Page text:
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On Tuesday, U.S. District judge Victor Marrero denied an early attempt at victory from journalist Michael Leidig and the Central European News, suing Buzzfeed for $11 million over an article headlined “The King of Bullsh*t News.” The New York federal judge ruled that it would be “premature” to give Leidig a summary judgment win at this juncture and wants the parties to engage in further discovery.
Leidig filed the lawsuit in January 2016, claiming he was damaged by an Aug. 24, 2015, article about his news agency that circulated odd stories like a Russian fisherman saved from a bear attack by a Justin Bieber ringtone. The subtitle on the piece was, “How a small British news agency and its founder fill your Facebook feed with stories that are wonderful, wacky — and often wrong.”
Buzzfeed’s article — and the lawsuit — happened before Donald Trump popularized the notion of “fake news.”
In the present case, Leidig jumped pretty quickly to a summary judgment motion, relying upon a sworn declaration where he stated he never created or knowingly published a fake news story while asking the judge to hold that BuzzFeed libeled him as a fraudster as a matter of law.
Buzzfeed’s reaction was basically, not so fast, let us explore the truth.
Marrero agrees, writing in Tuesday’s ruling that Leidig and his news agency “have not met their burden to show the absence of any genuine dispute as to material facts,” and at this point, “there is little to no relevant evidence upon which Plaintiffs have relied in support of their Motion.”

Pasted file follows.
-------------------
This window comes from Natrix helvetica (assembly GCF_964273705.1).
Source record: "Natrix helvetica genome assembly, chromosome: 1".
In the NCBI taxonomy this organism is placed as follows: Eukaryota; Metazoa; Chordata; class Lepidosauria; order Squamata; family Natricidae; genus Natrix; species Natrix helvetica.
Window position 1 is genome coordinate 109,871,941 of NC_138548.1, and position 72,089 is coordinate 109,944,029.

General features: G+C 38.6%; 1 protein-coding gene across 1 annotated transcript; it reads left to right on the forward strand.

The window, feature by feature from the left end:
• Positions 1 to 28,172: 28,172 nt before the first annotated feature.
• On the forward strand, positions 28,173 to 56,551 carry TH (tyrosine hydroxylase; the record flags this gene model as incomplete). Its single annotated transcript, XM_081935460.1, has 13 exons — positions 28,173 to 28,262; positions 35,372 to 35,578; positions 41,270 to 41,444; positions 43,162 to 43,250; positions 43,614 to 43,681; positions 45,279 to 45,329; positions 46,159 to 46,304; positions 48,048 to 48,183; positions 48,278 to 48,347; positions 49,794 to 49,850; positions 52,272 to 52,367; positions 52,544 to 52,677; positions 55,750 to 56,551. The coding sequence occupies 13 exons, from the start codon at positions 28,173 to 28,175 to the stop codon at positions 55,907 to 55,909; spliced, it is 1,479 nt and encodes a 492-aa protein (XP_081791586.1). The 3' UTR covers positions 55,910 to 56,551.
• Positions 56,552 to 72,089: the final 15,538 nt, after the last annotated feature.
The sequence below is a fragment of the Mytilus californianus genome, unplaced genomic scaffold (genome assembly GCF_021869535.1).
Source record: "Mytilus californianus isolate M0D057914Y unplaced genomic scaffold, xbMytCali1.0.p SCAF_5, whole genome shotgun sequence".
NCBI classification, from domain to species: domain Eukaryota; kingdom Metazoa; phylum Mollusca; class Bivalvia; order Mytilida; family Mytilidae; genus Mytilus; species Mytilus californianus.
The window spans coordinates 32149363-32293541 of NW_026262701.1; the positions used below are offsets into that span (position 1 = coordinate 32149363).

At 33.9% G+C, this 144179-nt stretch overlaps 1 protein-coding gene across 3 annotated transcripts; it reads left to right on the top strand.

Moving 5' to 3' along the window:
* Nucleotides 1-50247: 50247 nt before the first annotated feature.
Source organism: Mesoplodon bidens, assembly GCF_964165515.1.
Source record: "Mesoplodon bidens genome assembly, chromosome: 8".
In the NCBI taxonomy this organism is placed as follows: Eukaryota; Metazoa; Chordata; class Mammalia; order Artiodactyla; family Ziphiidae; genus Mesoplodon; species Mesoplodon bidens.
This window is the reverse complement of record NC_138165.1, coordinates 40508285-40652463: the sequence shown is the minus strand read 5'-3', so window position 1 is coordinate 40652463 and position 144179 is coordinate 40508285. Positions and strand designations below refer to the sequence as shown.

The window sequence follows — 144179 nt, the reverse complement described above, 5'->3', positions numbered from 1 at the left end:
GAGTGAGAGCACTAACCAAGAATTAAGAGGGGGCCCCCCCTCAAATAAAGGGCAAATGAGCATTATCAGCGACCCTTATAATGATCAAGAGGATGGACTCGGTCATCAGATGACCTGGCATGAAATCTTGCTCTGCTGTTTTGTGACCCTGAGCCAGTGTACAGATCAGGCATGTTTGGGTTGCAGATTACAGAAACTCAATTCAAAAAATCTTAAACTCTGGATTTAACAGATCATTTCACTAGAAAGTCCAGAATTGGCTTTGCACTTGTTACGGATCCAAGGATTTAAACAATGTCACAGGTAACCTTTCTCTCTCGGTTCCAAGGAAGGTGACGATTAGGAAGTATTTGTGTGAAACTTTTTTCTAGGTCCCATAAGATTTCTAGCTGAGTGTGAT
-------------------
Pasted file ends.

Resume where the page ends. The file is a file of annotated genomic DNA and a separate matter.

“With respect to falsity,” the judge continues, “the Motion and supporting papers consist mainly of Plaintiffs insisting upon a tautology that … conveys no other than Plaintiff’s reason: The Article is false because it is false.”
The judge then gets cute by footnoting a Shakespeare quote from Two Gentlemen of Verona — “Then thus: of many good I think him best. I have no other, but a woman’s reason; I think him so because I think him so.”
Finally, Marrero refuses Leidig’s attempt to have himself declared a private figure for the purposes of establishing fault. The judge writes “many factual questions remain, including regarding Plaintiffs’ influence and reach, Leidig’s book Buzz Bottom Feeders potentially written about this controversy, and Plaintiffs’ other potential responses to this litigation.”
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